By Visual Arts Department Head and School Archivist Bob Martin P’05, P’10
For the past 27 years, a Mary C. Wheeler painting, “Tea in a Garden,” graced the walls of the Cummings Room area on the first floor of the Hope Building, where it was admired by students, faculty, staff, families, and visitors to Wheeler’s Providence campus. But in March, after nearly three decades on display at school, it was carefully packed up and delivered to New York City, where it joined several other works of art for delivery to the Museum of Impressionism in Giverny, France.
Why Giverny? The painting was created by Mary Wheeler in 1910, during one of her six summers spent in the French village, where she leased a house and gardens next door to the renowned painter Claude Monet. The date was verified through the letters of the late Mildred Burrage (Class of 1910), who traveled to Europe with Mary Wheeler between 1909 and 1912. In her letters from the summer of 1910, Margaret told her family that Miss Wheeler was studying with Karl Albert Buehr (1866-1952), an American Impressionist living and working in Giverny at the time. As it turns out, one of Buehr’s paintings from that particular period shows the same model in the same setting as Wheeler’s “Tea in a Garden.” This fact came to light through Laura Hawkins P’05, a longtime assistant in the Upper School library who spotted the Buehr painting, titled “Expectancy,” in a 1997 art magazine. Buehr’s view of the seated young lady with the parasol places his canvas and easel to the right of Miss Wheeler’s vantage point.
The two artworks represent the classic mode of plein-air painting (working outside the studio, surrounded by nature) made famous by the Impressionists. Inspired initially by the presence of Monet, many artists came to Giverny to paint landscapes, but during the first decade of the 20th century, artists like Karl Buehr, Frederick Frieseke, Richard Miller, and Mary Wheeler turned their attention to painting the human figure posed in outdoor garden settings. This genre was first explored in Giverny through the work of another American Impressionist artist, Lilla Cabot Perry.
“Tea in a Garden” first came to our Providence campus in 1996 through an extended loan from Richard Wheeler, a relative of Mary Wheeler, and his spouse, Betty Ann. At the same time, the Wheelers made the first of several donations of drawings and paintings to the school, and their generosity more than doubled the number of Mary Wheeler’s artworks owned by the school then.
The initial gift began a long-term relationship between the Wheeler family and our school that included several more donations of paintings, as well as field trips to Mary’s birthplace of Concord, Massachusetts, where the Wheelers welcomed groups of students ranging from Lower to Upper School to learn about their family and local history. I recall watching Rick Wheeler lead a group of students across the North Bridge, one step at a time, to share a local custom of counting the number of wooden planks that spanned the river. The same steps had brought the Colonial militia to engage the British troops on the other side of the bridge in April of 1775.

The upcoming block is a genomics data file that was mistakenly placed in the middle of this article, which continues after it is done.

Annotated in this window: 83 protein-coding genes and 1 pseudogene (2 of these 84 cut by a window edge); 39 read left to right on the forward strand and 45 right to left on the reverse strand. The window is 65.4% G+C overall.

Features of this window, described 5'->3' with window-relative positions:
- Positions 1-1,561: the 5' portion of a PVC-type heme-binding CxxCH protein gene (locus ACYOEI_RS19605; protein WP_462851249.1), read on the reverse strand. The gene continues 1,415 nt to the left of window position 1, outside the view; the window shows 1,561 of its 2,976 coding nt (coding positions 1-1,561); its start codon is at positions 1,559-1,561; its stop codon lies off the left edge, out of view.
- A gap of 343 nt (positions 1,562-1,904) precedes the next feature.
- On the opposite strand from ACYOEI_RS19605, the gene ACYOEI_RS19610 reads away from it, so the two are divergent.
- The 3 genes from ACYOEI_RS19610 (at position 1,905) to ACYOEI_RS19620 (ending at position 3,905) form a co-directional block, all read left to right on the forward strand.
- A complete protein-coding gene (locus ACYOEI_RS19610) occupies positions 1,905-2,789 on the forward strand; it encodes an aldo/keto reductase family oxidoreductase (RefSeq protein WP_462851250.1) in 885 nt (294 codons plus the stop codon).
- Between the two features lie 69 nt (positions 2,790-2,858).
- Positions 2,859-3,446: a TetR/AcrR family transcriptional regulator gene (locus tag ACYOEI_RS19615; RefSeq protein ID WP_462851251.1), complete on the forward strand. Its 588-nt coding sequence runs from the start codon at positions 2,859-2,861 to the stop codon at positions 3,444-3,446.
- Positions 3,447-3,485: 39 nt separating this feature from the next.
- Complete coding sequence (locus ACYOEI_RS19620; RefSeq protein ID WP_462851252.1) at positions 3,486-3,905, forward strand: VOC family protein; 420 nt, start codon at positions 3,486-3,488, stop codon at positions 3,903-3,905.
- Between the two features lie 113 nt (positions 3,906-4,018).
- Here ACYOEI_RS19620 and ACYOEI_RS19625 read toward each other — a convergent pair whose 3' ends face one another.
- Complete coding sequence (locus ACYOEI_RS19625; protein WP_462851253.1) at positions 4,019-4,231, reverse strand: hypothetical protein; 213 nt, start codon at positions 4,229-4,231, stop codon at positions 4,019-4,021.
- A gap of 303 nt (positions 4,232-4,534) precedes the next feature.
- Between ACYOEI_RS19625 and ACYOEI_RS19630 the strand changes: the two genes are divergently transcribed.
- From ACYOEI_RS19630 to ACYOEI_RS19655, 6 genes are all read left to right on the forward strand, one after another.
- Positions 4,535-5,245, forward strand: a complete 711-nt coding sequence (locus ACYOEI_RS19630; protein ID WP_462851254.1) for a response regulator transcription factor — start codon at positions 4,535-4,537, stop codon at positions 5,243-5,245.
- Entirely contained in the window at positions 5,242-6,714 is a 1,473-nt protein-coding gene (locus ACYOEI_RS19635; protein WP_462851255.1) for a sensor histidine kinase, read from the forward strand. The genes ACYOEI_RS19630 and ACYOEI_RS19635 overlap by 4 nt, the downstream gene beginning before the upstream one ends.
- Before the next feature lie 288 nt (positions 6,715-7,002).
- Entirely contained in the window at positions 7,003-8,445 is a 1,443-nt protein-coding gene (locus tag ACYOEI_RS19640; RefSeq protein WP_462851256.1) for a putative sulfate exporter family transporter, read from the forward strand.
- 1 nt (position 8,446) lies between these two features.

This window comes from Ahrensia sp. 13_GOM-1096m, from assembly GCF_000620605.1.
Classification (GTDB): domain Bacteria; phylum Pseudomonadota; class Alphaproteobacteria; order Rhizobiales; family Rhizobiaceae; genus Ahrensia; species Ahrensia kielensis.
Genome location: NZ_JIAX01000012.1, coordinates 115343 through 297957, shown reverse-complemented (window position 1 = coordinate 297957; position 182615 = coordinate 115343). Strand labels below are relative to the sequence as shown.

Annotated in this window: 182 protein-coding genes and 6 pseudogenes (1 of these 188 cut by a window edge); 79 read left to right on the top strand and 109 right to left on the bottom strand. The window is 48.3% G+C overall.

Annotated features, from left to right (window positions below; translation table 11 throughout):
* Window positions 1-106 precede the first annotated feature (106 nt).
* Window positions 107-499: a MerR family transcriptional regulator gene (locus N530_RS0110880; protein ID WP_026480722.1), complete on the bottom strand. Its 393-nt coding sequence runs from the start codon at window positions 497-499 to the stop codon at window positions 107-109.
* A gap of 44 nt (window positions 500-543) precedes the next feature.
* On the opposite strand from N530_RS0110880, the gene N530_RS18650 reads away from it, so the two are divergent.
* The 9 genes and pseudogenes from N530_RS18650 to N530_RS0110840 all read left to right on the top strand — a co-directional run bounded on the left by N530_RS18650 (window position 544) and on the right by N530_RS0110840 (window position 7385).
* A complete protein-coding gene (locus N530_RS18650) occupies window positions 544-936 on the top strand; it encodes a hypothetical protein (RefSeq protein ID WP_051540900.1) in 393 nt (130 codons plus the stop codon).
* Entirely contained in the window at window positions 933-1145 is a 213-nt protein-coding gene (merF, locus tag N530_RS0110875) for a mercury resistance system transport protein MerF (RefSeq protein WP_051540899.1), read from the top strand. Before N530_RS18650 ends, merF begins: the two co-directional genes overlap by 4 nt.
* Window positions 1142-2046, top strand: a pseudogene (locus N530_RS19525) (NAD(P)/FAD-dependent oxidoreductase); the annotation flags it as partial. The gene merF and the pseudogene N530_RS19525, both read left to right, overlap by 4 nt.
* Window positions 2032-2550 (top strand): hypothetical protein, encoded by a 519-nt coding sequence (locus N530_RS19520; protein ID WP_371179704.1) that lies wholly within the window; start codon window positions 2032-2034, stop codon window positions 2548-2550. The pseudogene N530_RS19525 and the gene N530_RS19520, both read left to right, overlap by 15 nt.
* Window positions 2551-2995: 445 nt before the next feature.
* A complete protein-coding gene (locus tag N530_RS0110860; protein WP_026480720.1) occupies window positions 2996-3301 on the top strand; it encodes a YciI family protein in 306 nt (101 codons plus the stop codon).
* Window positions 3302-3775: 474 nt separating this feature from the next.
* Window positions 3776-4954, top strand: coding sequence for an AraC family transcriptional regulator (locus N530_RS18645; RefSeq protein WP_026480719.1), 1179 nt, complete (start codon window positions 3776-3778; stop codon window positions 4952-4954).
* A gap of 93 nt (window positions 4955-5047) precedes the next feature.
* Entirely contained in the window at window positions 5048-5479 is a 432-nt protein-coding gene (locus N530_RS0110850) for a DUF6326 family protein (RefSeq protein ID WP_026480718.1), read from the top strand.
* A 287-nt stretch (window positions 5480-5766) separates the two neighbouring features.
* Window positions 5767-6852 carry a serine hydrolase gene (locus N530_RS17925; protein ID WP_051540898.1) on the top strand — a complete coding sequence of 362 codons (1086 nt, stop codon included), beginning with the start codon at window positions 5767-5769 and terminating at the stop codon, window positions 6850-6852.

Rick and Betty Ann passed away several years ago, and we have been very fortunate to continue our relationship with the Wheeler family through three of their five children: Emily, Susan, and Sarah. During the process of settling their parents’ estate, I suggested the idea for them to donate a painting to a public museum in France. My research into the life and art of Mary Wheeler has brought me into contact with researchers and art historians who specialize in American Impressionism. While visiting Giverny, I met Katherine Bourguignon, a Terra Foundation for American Art curator, at her office located at the Hameau – the same house Miss Wheeler rented during her time there. Katherine introduced me to Cyrille Sciama, a curator at the Museum of Impressionism located very close to Hameau and Monet’s residence. After viewing a few examples of Mary Wheeler’s paintings, he welcomed the prospect of adding one of her paintings to the museum’s collection.
The next step then involved connecting the Wheeler family to the museum. After many emails and a Zoom call later, the terms for the donation were set. It is interesting to note the difference between gifting art to a public institution in France versus the United States, where there have been instances in which museums have sold artworks from their collections. By comparison, once an artwork enters a public institution in France, it cannot leave.
In early March, after the paperwork had been completed, “Tea in a Garden” (with the help of some meticulous packing and transportation) retraced the steps of our founder in a ritual she performed every summer between 1887 and 1912: a trip to New York City followed by a trek across the Atlantic Ocean to her beloved France, where she studied art privately during a time when women were denied access to art schools.
After stewarding the care and conservation of “Tea in a Garden” for many years, it wasn’t easy to let go of the painting. But as one of my primary goals in researching the life and legacy of Mary C. Wheeler has always been to share her story with a broader audience, knowing that 2,000 people toured the museum during the painting’s debut weekend offered confirmation that we made the right decision. Our founder loved France, and after establishing a fine art school for women, a revolutionary idea in 1883, she took extraordinary lengths to return to France, providing opportunities for her students to live and study in the culture she experienced in her youth. It took a world war to end her summer trips to Paris and Giverny, so it is immensely satisfying to see one of her paintings return to a place she treasured very much.